Set the burgers aside for a moment. Now, peel a bunch of hamburger buns most of the way open like big bready clamshells and toast the buns, open-side down, for 15 seconds or so on the still-hot grill. Until they're browned and toasty. Nice. That was a good idea you had. Now quit congratulating yourself and get them off the grill before they burst into flames.

There. Your cheeseburgers are done. Open a bottle of ketchup and a bottle of cheap yellow mustard; stick a butterknife into an open jar of mayonnaise. (Yes, damn you!) Pull apart a head of lettuce, thinly slice a big red onion; if you can get tomatoes that are worth a damn, slice some of those, too. And! Open a jar of little circular dill pickle slices. Serve.


So, assemble your cheeseburger how you want, of course. The very best possible way to do it is to spread mayo on one side of the bun and mustard on the other, then put two of your thin cheeseburger patties in there and top them with, in order: ketchup, three pickle slices, several large leaves of lettuce (enough to produce some real crunch when you bite down), and a slice of tomato. Close the bun. Place the cheeseburger on a crappy paper plate; plop a heaping scoop of potato salad next to it. If there should happen to be some baked beans and/or corn on the cob nearby, welcome them aboard as well. Open a beer. Take a deep breath. Prepare to savor. It's going to be over very quickly.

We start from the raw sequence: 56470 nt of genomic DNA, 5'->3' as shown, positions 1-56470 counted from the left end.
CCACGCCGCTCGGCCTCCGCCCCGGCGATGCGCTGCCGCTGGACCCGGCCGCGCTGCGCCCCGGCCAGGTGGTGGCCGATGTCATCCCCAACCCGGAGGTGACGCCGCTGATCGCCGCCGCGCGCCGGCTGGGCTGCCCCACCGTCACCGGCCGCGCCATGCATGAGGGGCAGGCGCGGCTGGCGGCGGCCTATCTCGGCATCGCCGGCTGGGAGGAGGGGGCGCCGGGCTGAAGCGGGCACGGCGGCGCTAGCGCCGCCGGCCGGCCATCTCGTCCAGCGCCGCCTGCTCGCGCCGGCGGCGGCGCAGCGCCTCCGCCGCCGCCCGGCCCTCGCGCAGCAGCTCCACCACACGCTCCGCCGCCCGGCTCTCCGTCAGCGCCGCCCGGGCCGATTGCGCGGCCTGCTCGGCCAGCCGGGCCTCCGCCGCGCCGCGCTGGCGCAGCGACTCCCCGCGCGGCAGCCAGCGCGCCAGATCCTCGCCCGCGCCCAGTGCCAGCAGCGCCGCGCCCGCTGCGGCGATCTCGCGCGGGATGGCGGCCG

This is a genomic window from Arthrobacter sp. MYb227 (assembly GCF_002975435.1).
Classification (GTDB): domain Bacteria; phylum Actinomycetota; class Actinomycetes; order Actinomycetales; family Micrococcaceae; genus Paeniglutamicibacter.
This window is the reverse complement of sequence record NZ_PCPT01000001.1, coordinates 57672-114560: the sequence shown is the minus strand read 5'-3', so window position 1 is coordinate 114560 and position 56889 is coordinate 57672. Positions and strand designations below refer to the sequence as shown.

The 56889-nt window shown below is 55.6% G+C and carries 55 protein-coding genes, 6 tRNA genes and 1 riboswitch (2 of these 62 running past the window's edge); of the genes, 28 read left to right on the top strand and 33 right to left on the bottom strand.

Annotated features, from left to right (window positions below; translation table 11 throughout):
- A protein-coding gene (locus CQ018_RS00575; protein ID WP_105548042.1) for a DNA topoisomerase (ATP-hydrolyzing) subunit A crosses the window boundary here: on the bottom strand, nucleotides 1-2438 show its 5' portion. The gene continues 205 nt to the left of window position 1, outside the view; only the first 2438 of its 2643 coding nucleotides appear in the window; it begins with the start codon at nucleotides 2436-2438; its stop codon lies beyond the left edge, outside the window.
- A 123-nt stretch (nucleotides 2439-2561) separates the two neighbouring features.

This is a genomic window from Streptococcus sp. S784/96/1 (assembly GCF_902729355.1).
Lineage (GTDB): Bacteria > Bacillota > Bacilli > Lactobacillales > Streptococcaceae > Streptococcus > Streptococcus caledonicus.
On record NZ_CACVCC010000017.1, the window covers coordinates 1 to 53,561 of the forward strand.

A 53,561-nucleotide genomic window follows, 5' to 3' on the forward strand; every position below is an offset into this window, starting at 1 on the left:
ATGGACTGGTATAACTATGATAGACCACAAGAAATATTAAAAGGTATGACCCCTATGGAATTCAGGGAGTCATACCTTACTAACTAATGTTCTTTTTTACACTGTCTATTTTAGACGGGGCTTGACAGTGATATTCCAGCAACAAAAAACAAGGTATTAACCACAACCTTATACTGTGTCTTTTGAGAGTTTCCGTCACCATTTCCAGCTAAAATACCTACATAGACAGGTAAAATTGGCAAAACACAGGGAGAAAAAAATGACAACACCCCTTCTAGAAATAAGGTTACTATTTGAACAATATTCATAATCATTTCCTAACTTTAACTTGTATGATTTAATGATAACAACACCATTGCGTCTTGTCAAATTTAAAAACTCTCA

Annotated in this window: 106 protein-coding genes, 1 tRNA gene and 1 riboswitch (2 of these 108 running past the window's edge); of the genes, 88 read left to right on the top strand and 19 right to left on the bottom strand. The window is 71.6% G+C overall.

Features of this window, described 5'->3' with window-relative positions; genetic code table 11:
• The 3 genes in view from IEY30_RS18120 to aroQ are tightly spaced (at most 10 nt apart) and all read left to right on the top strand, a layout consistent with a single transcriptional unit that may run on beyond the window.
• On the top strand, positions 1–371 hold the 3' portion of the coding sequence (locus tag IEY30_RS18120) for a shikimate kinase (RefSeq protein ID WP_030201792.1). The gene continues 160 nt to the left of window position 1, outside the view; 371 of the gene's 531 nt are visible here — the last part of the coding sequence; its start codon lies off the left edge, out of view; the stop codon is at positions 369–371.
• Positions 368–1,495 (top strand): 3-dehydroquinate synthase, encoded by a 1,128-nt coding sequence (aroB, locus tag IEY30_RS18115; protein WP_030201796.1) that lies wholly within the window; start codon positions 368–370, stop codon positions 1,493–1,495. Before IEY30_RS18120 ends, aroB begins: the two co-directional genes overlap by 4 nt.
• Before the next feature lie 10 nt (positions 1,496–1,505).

Happy Memorial Day.

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Albert Burneko is an eating enthusiast and father of two. His work can be found destroying everything of value in his crumbling home. Peevishly correct his foolishness atalbertburneko@gmail.com. You can find lots more Foodspin at foodspin.deadspin.com.

Illustration by Devin Rochford.